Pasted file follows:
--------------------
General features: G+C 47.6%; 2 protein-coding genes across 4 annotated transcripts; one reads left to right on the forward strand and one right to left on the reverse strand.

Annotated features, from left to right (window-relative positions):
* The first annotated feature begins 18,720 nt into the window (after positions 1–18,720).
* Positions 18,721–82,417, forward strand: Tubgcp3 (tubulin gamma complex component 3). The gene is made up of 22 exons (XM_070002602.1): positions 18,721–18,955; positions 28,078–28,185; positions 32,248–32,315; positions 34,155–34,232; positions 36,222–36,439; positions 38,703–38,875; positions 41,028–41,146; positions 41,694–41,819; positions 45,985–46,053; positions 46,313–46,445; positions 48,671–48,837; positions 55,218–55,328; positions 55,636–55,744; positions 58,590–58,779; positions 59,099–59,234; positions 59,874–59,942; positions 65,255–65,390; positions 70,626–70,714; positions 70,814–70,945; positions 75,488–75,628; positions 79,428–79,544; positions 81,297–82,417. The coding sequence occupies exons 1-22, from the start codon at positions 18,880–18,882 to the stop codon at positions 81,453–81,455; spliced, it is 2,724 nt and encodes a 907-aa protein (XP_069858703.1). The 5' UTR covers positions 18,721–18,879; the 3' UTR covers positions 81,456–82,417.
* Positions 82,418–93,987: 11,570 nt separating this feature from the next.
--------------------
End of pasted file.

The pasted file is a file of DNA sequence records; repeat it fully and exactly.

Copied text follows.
General features: G+C 47.6%; 2 protein-coding genes across 4 annotated transcripts; one reads left to right on the forward strand and one right to left on the reverse strand.

Annotated features, from left to right (window-relative positions):
* The first annotated feature begins 18,720 nt into the window (after positions 1–18,720).
* Positions 18,721–82,417, forward strand: Tubgcp3 (tubulin gamma complex component 3). The gene is made up of 22 exons (XM_070002602.1): positions 18,721–18,955; positions 28,078–28,185; positions 32,248–32,315; positions 34,155–34,232; positions 36,222–36,439; positions 38,703–38,875; positions 41,028–41,146; positions 41,694–41,819; positions 45,985–46,053; positions 46,313–46,445; positions 48,671–48,837; positions 55,218–55,328; positions 55,636–55,744; positions 58,590–58,779; positions 59,099–59,234; positions 59,874–59,942; positions 65,255–65,390; positions 70,626–70,714; positions 70,814–70,945; positions 75,488–75,628; positions 79,428–79,544; positions 81,297–82,417. The coding sequence occupies exons 1-22, from the start codon at positions 18,880–18,882 to the stop codon at positions 81,453–81,455; spliced, it is 2,724 nt and encodes a 907-aa protein (XP_069858703.1). The 5' UTR covers positions 18,721–18,879; the 3' UTR covers positions 81,456–82,417.
* Positions 82,418–93,987: 11,570 nt separating this feature from the next.